Kim agreed with her sentiment, calling the TPP “high-quality” and “comprehensive.” One of the most significant benefits of the TPP, he suggested, is the competitive advantage that its signatories will have over China. For instance, Uniqlo, a Japanese apparel company that currently produces 85 percent of its goods in China, is considering relocating production to a TPP country.
The Pillars of 21st Century Trade Agreements
Trade deals have evolved from addressing frictions at borders to addressing frictions along global value chains—a concern of the 21st century trade structure. According to Goodman, today’s trade agreements must center on three pillars of strategic engagement.
First, the economic pillar seeks to promote open markets, creating more investment opportunities and better economic conditions. Second, the strategic pillar addresses the international relationships that, if properly navigated, complement economic investment. The final pillar, the strategic-economic pillar, combines these concepts to formulate the policies that govern the international economy and trading system. Goodman emphasized how crucial this approach is to the U.S.’s ability to uphold and update the rules that dictate international relations.
The TPP, Goodman affirmed, fits neatly into that framework. “It brings together significant economic trading partners to establish the high-standard next stage of rule making.” But, the panelists reiterated, the benefits of the TPP will only come into effect if Congress ratifies the agreement, and with the current political climate—both presidential hopefuls have stated their opposition to the deal—ratification may prove to be an uphill battle.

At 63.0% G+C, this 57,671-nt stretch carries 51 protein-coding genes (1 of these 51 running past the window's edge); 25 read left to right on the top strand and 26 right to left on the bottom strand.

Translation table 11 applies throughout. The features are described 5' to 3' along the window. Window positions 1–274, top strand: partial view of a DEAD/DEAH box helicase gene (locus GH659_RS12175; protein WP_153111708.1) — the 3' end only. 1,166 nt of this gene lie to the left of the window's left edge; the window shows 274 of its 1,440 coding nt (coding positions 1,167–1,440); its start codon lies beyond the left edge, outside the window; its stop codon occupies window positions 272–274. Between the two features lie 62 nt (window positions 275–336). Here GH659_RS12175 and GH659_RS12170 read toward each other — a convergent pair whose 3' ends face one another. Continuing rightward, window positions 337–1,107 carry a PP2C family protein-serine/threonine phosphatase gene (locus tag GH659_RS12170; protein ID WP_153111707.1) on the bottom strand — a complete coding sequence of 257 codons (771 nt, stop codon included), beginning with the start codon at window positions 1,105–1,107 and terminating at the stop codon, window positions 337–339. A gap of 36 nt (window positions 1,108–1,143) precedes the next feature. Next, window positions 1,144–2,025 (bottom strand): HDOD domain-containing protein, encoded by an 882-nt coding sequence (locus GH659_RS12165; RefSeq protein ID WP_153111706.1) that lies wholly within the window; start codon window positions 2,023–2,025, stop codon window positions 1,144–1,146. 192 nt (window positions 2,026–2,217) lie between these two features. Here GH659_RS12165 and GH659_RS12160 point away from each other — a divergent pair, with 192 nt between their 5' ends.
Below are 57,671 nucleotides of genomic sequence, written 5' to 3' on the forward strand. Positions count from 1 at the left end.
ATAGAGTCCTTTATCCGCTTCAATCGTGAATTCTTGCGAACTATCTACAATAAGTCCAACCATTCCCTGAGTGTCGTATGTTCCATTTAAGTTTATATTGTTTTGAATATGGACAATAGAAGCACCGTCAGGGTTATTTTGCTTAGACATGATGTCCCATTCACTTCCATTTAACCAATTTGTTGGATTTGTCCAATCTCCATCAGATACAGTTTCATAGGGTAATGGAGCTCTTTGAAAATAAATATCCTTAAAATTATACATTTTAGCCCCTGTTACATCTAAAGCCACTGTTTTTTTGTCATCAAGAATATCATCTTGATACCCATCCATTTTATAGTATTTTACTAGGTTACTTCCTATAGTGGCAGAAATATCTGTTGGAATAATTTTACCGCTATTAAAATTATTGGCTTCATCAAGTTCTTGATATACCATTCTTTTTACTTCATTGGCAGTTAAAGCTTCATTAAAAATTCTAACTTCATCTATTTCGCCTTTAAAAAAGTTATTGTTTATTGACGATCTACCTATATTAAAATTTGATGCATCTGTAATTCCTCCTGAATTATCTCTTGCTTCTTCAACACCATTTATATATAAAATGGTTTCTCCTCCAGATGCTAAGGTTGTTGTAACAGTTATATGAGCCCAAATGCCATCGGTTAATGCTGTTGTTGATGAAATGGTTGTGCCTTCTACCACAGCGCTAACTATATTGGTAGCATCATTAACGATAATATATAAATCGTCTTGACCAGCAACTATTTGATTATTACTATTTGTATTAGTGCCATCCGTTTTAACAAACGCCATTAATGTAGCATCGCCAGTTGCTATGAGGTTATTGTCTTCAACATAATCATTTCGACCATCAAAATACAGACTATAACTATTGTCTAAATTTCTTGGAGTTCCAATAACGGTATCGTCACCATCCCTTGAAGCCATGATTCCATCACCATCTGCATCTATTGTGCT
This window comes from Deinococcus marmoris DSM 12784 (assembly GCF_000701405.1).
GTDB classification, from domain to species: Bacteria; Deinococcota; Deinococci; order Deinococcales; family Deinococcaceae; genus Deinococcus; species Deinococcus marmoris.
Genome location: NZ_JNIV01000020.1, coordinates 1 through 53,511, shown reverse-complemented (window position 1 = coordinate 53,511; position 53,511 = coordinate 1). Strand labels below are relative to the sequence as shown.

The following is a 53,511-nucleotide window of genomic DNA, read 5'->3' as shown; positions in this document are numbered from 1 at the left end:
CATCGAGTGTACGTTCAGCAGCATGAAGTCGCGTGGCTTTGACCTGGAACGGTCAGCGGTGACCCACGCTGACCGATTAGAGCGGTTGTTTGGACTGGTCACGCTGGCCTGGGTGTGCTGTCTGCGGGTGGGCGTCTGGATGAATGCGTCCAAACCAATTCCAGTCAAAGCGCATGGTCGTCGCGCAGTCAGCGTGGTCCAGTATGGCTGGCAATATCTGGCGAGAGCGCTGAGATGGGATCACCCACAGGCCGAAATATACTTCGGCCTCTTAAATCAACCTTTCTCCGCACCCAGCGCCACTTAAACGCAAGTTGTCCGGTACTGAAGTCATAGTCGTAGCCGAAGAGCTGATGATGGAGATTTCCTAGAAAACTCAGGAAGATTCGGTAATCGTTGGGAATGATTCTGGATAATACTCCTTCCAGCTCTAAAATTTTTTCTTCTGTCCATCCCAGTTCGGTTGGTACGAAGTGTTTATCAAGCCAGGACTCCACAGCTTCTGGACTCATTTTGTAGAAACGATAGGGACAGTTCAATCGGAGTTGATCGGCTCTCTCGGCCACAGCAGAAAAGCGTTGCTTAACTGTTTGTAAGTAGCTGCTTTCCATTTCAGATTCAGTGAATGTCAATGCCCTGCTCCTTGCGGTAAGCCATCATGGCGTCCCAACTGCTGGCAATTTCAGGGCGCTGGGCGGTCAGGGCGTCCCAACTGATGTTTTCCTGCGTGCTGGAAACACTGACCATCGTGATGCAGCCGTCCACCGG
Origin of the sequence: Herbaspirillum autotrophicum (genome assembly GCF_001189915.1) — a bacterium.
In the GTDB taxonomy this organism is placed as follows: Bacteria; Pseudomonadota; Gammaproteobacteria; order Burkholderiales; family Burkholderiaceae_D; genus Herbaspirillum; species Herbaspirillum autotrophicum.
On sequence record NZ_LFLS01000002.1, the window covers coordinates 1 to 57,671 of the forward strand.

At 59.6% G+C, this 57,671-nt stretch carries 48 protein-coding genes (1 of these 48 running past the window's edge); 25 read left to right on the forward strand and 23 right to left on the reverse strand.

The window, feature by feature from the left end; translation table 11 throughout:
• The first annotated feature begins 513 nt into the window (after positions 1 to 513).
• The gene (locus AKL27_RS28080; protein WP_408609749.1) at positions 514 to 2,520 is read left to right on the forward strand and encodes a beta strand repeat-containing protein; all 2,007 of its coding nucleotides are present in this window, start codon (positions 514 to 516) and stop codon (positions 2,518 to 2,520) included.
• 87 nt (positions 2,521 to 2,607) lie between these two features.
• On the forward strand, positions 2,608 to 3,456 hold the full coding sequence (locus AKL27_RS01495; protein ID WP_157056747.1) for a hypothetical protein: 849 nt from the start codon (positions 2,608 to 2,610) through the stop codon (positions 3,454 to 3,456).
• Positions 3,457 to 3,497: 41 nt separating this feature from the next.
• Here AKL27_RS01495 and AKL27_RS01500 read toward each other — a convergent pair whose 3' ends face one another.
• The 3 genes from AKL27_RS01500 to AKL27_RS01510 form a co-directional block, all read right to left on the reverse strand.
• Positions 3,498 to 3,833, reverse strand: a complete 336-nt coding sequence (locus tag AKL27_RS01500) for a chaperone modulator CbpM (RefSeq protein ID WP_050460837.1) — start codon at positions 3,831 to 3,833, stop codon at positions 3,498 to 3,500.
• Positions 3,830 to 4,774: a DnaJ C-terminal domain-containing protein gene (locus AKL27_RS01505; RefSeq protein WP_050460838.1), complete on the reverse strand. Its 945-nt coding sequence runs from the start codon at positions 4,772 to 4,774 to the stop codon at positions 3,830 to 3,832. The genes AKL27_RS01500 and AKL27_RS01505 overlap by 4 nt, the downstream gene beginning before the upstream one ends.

Nonetheless, Cutler remains optimistic that Congress will pass the agreement within the year and Goodman, as he puts it, is “not as pessimistic as some people” about its ratification, noting that the platforms of the presidential candidates may be merely a strategy of the political campaign season. “If I were betting I would say that it’s going to get done—just don’t pin me down on a date,” he joked.
Still, with the myriad benefits for TPP signatories, one question stands: Why isn’t Korea one of them? Cutler speculated that this might be due to Korea’s preoccupation with its negotiation of the China-Korea Free Trade Agreement, not to mention a departmental restructuring of the country’s trade functions, in 2013 when the TPP expanded to include more Asia-Pacific countries. It’s also possible that Korea simply viewed joining the partnership as duplicative, as it already has negotiated trade agreements with 10 of the 12 member countries. But whatever the reason, both Cutler and Goodman expressed confidence that Korea will likely join the TPP, should the agreement be ratified by member states.
The panelists agreed that with the prospect of the TPP’s enactment, the future of trade in the Asia-Pacific looks promising, but the impact of the agreement will go far beyond the boundaries of economics, fostering unity among the coalition of countries. “That,” remarked Goodman, “is what’s really at the heart of the TPP.”
Kirsi Goldynia is an editorial assistant at World Policy Journal.
[Photo by Simone Salvo]